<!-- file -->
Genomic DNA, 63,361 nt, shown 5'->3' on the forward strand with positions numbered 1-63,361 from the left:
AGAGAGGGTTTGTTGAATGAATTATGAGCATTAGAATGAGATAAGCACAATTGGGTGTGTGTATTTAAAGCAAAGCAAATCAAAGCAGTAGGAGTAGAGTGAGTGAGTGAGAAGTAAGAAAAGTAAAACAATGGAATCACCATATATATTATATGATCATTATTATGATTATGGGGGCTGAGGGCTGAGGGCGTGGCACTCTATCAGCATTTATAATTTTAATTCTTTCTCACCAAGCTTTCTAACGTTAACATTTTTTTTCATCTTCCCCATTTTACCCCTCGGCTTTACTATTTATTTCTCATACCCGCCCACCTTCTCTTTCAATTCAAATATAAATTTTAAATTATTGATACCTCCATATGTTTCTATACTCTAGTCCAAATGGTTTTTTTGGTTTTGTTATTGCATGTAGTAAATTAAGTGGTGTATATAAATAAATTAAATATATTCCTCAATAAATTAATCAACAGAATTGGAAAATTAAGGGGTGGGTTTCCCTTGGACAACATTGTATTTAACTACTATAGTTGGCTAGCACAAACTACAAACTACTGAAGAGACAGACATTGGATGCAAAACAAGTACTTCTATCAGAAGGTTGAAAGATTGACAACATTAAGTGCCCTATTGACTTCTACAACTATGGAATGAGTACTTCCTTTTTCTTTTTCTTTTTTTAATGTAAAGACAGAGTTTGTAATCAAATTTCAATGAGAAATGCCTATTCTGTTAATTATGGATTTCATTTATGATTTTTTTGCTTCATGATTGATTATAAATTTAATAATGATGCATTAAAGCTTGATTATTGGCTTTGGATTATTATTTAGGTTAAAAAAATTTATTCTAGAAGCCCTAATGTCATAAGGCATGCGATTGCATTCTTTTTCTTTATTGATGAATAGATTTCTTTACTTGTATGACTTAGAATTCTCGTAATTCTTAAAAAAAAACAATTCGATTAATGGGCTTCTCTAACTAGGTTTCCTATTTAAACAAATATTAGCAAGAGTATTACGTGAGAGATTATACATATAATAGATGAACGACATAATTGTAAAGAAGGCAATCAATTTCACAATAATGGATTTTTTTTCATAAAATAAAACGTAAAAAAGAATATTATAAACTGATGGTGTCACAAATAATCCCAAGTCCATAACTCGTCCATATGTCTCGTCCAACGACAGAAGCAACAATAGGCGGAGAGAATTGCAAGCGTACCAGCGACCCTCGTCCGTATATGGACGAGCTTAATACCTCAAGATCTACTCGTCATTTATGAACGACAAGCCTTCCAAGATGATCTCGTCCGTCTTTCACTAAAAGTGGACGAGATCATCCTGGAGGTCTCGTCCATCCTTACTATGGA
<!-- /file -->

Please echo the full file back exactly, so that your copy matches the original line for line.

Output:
Genomic DNA, 63,361 nt, shown 5'->3' on the forward strand with positions numbered 1-63,361 from the left:
AGAGAGGGTTTGTTGAATGAATTATGAGCATTAGAATGAGATAAGCACAATTGGGTGTGTGTATTTAAAGCAAAGCAAATCAAAGCAGTAGGAGTAGAGTGAGTGAGTGAGAAGTAAGAAAAGTAAAACAATGGAATCACCATATATATTATATGATCATTATTATGATTATGGGGGCTGAGGGCTGAGGGCGTGGCACTCTATCAGCATTTATAATTTTAATTCTTTCTCACCAAGCTTTCTAACGTTAACATTTTTTTTCATCTTCCCCATTTTACCCCTCGGCTTTACTATTTATTTCTCATACCCGCCCACCTTCTCTTTCAATTCAAATATAAATTTTAAATTATTGATACCTCCATATGTTTCTATACTCTAGTCCAAATGGTTTTTTTGGTTTTGTTATTGCATGTAGTAAATTAAGTGGTGTATATAAATAAATTAAATATATTCCTCAATAAATTAATCAACAGAATTGGAAAATTAAGGGGTGGGTTTCCCTTGGACAACATTGTATTTAACTACTATAGTTGGCTAGCACAAACTACAAACTACTGAAGAGACAGACATTGGATGCAAAACAAGTACTTCTATCAGAAGGTTGAAAGATTGACAACATTAAGTGCCCTATTGACTTCTACAACTATGGAATGAGTACTTCCTTTTTCTTTTTCTTTTTTTAATGTAAAGACAGAGTTTGTAATCAAATTTCAATGAGAAATGCCTATTCTGTTAATTATGGATTTCATTTATGATTTTTTTGCTTCATGATTGATTATAAATTTAATAATGATGCATTAAAGCTTGATTATTGGCTTTGGATTATTATTTAGGTTAAAAAAATTTATTCTAGAAGCCCTAATGTCATAAGGCATGCGATTGCATTCTTTTTCTTTATTGATGAATAGATTTCTTTACTTGTATGACTTAGAATTCTCGTAATTCTTAAAAAAAAACAATTCGATTAATGGGCTTCTCTAACTAGGTTTCCTATTTAAACAAATATTAGCAAGAGTATTACGTGAGAGATTATACATATAATAGATGAACGACATAATTGTAAAGAAGGCAATCAATTTCACAATAATGGATTTTTTTTCATAAAATAAAACGTAAAAAAGAATATTATAAACTGATGGTGTCACAAATAATCCCAAGTCCATAACTCGTCCATATGTCTCGTCCAACGACAGAAGCAACAATAGGCGGAGAGAATTGCAAGCGTACCAGCGACCCTCGTCCGTATATGGACGAGCTTAATACCTCAAGATCTACTCGTCATTTATGAACGACAAGCCTTCCAAGATGATCTCGTCCGTCTTTCACTAAAAGTGGACGAGATCATCCTGGAGGTCTCGTCCATCCTTACTATGGA